Joyce also hinted at future integration with YouTube, which has turned into a dominant music service in its own right. “YouTube’s hugely successful and we’re all part of one company,” he said. “Can Google build something better that involves aspects of YouTube with things that Play is doing? I think that’s something we’re all aware of, and directionally that’s likely.”
Source: The Verge (by Nilay Patel)
In an uncommon move to tinker with the formula used to certify Gold and Platinum awards, the Recording Industry Association of America on Thursday announced it has started to incorporate on-demand streams towards its calculations for certifying the prestigious awards.
The change, only the fifth major alteration in the methodology since the inception of the program in 1958, is meant to recognize how important digital distribution has become and how technology has permanently altered the way people access music.
The last time the RIAA altered its methodology was in 2006, when it added master ringtones. Two years before that, the organization began counting digital downloads. And prior to that, CDs and cassette tapes were added to the mix. Otherwise, the formula for Gold and Platinum certifications remained largely untouched — 500,000 unit sales for Gold, 1 million for Platinum and 10 million for Diamond.
Among the on-demand streaming services the RIAA will accept are MOG, Muve Music, Rdio, Rhapsody, Slacker, Spotify, Xbox Music and others. In addition, video streams from MTV.com, VEVO, Yahoo! Music and YouTube will also count. Under the new formula, the RIAA will distribute awards to 56 new titles, including 30 Seconds To Mars’s “This Is War,” Emeli Sandé’s “Next To Me,” and Cher Lloyd’s “Oath,” Thursday night at the National Association of Recording Merchandisers’ annual Musiz Biz conference in Los Angeles.
For the RIAA, deciding that on-demand streams should be recognized was the easy part. The hard part was in figuring out how many streams should be equivalent of a single sale. The group agonized for more than a year over that question, said RIAA Chairman and Chief Executive Cary Sherman.
If it looked at, for any single song, how many on-demand streams would generate as much revenue for rightsholders as a download sale, the answer would be somewhere in the hundreds of thousands. The RIAA rejected that path because it would be “impossible” to arrive at a number, given that on-demand streaming contracts are confidential and can vary considerably, Sherman said. In addition, such contracts expire and change continually, rendering any formula based on current contracts obsolete in a short period of time.
“We also felt that pure economics should not be the basis for acknowledging artistic achivement,” Sherman said.
Instead, the group opted to rely on average consumption patterns — for every download of any particular song sold, how often is it also being streamed on demand? The answer: 100.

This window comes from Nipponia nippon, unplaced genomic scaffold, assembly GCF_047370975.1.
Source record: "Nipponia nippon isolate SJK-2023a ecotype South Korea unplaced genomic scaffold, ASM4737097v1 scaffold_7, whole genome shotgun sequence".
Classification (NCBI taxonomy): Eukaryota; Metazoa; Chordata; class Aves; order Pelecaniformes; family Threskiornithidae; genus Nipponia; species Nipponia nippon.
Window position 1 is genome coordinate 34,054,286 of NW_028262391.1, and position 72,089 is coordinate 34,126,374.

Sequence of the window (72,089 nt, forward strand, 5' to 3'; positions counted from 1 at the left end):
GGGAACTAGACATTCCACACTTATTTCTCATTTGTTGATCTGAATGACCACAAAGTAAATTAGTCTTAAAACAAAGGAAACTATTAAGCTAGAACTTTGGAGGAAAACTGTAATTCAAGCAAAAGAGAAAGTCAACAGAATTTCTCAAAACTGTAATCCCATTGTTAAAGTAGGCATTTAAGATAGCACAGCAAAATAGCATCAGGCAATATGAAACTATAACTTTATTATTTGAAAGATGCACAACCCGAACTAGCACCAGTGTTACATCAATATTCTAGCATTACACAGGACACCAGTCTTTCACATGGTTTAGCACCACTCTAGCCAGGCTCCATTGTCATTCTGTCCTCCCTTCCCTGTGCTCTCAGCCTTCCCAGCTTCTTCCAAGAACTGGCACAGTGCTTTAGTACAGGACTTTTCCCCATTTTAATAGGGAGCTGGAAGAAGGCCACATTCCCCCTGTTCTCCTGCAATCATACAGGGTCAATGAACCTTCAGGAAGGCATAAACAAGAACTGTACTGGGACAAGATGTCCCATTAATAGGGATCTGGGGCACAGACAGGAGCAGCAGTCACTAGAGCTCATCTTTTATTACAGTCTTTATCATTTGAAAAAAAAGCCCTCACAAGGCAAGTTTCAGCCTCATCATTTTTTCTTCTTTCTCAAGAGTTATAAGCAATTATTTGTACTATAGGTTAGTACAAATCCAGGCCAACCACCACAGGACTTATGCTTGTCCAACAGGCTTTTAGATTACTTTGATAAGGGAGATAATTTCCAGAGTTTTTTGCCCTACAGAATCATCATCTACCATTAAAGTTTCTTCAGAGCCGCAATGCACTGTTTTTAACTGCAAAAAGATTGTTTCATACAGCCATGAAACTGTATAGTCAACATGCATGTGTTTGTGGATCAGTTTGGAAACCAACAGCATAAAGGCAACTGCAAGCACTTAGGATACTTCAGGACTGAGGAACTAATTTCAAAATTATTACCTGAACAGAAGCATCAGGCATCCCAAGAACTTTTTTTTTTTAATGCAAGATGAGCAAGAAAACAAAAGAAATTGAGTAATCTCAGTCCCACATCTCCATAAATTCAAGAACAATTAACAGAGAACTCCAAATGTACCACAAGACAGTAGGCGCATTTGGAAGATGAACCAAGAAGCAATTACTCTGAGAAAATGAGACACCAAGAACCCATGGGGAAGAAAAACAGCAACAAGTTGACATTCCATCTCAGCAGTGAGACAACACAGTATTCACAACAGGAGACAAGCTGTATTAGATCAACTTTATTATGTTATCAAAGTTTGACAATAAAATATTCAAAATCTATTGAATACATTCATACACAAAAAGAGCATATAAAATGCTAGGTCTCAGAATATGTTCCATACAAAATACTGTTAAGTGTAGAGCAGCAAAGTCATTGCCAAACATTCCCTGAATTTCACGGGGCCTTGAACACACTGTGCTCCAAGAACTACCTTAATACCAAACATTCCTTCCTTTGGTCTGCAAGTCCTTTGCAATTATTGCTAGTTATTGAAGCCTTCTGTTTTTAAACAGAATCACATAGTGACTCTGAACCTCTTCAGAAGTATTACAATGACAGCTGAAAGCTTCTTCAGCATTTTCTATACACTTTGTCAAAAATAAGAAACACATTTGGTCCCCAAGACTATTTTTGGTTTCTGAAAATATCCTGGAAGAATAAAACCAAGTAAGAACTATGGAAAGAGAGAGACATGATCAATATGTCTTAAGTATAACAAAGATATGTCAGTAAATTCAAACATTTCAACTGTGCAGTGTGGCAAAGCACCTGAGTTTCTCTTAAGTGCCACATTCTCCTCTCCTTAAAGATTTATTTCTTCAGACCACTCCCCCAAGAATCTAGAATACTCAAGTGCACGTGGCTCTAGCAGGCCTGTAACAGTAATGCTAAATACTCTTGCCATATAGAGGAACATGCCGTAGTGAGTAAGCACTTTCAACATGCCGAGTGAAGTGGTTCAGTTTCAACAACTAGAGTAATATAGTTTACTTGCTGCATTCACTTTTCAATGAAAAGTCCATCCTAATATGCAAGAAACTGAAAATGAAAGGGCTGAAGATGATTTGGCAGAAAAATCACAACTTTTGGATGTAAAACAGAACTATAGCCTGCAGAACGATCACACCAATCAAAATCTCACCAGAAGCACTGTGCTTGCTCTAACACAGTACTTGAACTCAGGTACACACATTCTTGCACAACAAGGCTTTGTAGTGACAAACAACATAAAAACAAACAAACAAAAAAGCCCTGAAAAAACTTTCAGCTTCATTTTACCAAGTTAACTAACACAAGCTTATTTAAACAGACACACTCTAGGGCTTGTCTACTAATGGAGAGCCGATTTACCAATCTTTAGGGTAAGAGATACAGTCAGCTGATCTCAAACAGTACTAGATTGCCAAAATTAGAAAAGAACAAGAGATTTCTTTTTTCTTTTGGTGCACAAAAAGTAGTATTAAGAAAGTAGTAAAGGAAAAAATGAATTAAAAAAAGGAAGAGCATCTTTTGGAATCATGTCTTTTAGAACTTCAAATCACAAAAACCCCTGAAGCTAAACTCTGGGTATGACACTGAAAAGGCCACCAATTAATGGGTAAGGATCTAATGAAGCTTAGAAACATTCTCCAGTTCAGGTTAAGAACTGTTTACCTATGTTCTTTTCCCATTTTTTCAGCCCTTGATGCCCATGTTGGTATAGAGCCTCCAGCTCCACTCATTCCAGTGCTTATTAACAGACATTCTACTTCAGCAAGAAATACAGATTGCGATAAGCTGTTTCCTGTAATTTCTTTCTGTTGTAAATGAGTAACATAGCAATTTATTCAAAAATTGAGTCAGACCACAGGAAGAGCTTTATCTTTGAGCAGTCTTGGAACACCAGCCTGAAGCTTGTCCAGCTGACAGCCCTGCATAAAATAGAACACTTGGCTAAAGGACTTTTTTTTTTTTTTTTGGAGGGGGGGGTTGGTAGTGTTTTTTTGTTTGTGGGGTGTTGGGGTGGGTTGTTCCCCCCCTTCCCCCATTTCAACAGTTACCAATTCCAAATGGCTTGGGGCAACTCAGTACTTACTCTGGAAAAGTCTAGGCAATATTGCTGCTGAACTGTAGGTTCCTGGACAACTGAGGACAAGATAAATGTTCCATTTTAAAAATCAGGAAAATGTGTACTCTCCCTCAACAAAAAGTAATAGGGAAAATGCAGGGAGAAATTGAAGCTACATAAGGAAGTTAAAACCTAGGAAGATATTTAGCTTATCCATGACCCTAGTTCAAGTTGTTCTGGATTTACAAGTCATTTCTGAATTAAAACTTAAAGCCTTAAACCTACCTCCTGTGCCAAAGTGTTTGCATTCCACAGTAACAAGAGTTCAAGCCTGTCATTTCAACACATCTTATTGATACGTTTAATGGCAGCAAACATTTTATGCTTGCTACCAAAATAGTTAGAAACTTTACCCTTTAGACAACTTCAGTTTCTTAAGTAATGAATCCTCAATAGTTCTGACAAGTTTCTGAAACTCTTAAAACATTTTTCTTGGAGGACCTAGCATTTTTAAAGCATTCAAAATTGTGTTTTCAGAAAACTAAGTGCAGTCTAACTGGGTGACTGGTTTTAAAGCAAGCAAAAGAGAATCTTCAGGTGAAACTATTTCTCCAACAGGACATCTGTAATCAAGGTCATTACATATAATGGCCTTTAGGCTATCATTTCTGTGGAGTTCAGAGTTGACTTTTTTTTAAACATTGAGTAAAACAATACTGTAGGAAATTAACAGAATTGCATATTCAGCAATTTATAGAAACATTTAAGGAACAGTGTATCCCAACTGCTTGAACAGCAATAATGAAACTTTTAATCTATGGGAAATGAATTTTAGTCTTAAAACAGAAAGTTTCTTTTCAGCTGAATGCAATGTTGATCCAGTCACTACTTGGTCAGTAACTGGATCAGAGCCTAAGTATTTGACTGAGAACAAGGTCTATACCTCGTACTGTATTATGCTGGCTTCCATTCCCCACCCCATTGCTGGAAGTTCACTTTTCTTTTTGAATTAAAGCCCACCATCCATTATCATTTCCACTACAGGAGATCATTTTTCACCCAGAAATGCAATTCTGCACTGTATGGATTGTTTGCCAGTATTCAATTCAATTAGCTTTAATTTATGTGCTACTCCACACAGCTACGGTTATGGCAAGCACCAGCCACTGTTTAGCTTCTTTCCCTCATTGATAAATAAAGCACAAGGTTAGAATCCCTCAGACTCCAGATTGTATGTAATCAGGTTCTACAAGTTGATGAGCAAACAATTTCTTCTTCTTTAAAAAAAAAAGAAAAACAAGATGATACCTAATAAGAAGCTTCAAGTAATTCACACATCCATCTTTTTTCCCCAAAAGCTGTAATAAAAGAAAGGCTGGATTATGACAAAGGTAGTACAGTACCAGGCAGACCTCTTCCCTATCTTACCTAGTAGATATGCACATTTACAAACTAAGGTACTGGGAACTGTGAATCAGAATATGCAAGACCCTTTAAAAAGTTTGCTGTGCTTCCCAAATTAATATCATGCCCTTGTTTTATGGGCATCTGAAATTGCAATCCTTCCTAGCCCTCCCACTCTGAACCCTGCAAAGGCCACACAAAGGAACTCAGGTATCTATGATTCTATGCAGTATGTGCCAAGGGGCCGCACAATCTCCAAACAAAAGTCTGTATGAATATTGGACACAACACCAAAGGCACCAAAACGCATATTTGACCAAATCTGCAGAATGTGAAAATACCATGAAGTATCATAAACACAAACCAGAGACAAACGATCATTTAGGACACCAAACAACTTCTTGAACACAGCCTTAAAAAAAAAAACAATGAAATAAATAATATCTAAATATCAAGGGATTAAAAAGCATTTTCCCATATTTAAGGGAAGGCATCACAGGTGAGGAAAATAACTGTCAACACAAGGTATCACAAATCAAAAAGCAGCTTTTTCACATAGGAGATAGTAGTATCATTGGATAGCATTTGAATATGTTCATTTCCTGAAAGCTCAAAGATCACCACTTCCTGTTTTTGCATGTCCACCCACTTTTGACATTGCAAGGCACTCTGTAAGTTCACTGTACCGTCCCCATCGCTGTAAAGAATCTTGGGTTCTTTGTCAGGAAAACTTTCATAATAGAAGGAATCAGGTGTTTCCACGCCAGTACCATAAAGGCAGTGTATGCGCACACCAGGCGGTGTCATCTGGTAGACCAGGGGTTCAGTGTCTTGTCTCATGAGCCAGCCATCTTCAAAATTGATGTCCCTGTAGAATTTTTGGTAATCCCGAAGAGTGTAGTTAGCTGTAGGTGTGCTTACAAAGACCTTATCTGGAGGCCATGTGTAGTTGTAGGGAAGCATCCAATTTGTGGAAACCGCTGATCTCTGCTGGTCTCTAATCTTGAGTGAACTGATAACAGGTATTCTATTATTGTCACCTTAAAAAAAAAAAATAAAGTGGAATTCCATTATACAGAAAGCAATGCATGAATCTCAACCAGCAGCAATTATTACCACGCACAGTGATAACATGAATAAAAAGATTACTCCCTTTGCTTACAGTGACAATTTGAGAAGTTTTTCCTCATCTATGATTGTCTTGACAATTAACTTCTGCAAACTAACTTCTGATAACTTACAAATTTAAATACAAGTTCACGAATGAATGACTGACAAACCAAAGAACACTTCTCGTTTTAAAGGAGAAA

Eleven new songs, including 30 Seconds To Mars’ “This Is War,” Aerosmith’s “I Don’t Want To Miss A Thing” and Lana Del Rey’s “Video Games,” earned awards because streams tipped them over the marks.
Source: Billboard (by Alex Pham)
Well, this partnership has now been expanded beyond the US, and is available to anyone in the UK, Canada, Australia, Brazil and Mexico.
Just to recap, Shazam is one of the most well-known media discovery and tagging services, letting users identify the name of a song or artist that’s playing simply by activating the app on their smartphone. These tags are stored on a user’s device, and lets them go and stream or download the song elsewhere when they find the time.
With the Rdio integration, however, this makes it easier for someone to play the song directly on their phone. The user must, of course, have the Rdio app installed too. While Rdio Unlimited subscribers can listen to the full song, new users can sign-up to a 14-day trial to hear the complete track, after which they’ll need to commit to the monthly $9.99 fee to continue to use this feature on their mobile.
So now, if you tag a song in Shazam and the song is available on Rdio, you will see a “Listen Now on Rdio” tab below the main artwork. If Rdio isn’t installed on your device, you’ll be taken to the relevant page on Google Play.
Users don’t have to install any app update, as the feature has been pushed live automatically already. This works in addition to the existing Spotify (since January 2011) and YouTube integration, though as you’ll note, Rdio takes precedent at the top.
“Working together in six major countries across the globe, we are now providing more than 120 million users of the free version of Shazam the ability to instantly listen to an entire song they just identified exclusively on Rdio,” said Jason Titus, CTO of Shazam.
Launched in 2010, Rdio gives on-demand access to more than 20 million songs, and is currently available in 24 countries.
Source: TNW (by Paul Sawers)
During Disrupt, Lady Gaga’s manager and Atom Factory founder, Troy Carter, suggested that the area ripe for disruption in the music industry by technology is terrestrial radio.